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Does Pony have green threads?

The short answer is no. Pony doesn’t have green threads. By default, the Pony scheduler starts 1 “actor thread” per available CPU. These threads are used to schedule actors. Each of these threads is a kernel thread.

The longer answer is “it depends”. Actors are Pony’s unit of concurrency and many people when asking if Pony has green threads really are asking about how concurrency is modeled. You, as a Pony programmer, never interact with scheduler threads directly, you never interact with any sort of thread. You worry about actors and sending messages between them.

What is causal messaging?

When we say that Pony has causal messaging, we mean that the Pony runtime provides certain guarantees about message delivery order. Given two actors, actor A and actor B. All messages sent from actor A will arrive at actor B in the order they were sent by Actor A and will be processed by Actor B in the same order. The causal ordering between messages will be preserved as an invariant by the runtime.

Causal ordering of messages applies to a chain of message sends as well. If actor A sends M1 to B, and after that, sends M2 to C, then the messages at B and C can run in any order and in parallel. However, if C sends a message to B, even through another chain of actors, then it will always arrive after M1. You can think of a message inbox at B, where the first events added are processed first. In this case, A ensures that M1 is added to B’s inbox before it goes on to send other messages.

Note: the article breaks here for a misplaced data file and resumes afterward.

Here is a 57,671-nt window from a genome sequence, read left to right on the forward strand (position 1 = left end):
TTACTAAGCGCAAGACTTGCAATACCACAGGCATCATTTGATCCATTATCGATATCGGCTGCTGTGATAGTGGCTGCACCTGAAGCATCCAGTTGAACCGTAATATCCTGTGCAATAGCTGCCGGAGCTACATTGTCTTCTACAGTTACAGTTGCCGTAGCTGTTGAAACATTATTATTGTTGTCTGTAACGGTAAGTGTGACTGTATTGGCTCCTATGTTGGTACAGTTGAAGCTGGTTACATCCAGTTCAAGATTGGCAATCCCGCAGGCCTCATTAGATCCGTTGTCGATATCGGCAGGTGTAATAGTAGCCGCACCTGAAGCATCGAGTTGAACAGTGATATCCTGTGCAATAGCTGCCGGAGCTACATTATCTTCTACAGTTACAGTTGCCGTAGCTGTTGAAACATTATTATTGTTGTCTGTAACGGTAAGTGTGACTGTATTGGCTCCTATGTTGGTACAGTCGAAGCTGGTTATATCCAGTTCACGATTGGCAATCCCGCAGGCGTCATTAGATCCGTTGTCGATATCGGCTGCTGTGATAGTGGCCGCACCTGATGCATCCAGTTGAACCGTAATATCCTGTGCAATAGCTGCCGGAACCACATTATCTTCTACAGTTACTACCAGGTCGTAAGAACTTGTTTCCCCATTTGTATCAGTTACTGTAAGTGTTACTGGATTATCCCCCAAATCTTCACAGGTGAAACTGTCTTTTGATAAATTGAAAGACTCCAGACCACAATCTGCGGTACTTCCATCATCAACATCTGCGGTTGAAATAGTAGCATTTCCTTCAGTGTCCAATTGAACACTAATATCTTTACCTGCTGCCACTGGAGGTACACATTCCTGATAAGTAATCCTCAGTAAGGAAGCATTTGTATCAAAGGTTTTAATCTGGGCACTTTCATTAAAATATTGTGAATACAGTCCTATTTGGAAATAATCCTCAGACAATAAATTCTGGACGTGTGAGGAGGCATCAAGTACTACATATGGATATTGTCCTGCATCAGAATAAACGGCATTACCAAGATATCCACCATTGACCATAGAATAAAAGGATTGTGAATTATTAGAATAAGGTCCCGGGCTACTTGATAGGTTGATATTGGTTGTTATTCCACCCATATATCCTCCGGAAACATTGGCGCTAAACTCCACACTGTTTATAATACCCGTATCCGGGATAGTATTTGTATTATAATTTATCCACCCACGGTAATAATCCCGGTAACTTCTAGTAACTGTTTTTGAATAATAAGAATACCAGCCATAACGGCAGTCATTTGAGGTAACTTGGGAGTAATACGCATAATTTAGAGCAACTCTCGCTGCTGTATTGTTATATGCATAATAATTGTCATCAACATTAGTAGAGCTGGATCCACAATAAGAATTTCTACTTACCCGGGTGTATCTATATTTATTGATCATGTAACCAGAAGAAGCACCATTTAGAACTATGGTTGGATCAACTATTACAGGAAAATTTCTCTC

It’s essential to note that this ordering was created directly between A and M1 in B. If we had another actor, say if both M1 in B, and M2 in C happened to include a message send to D, then there’s no relationship between those messages in D.

More formally, causal messaging can be broken down into a few rules:

  • A message is executed some time after it is sent.
  • Executions within one actor are sequential: earlier sends happen before later sends.
  • Messages received earlier are executed earlier: If M1 is sent to B before M2 is, then M1 executes before M2.
  • Causal ordering is transitive: if an event X happens before Y, and Y before Z, then X happens before Z.

When do programs exit?

Programs exit when they reach quiescence.

Quiescence is perhaps a term you are unfamiliar with unless you have worked with actor systems previously. In short, quiescence is the state of being calm or otherwise inactive. In Pony, individual actors as well as the program can be quiescent. Because of this there is no need to explicitly exit your program, once no more work is being performed and no more work can be produced then the program will exit.

An individual actor is quiescent when:

  • it has an empty message queue
  • it has no aliases remaining to it so cannot be sent new messages
  • it is not registered for events from the runtime via the ASIO subsystem

Once all actors are quiescent, the program will terminate.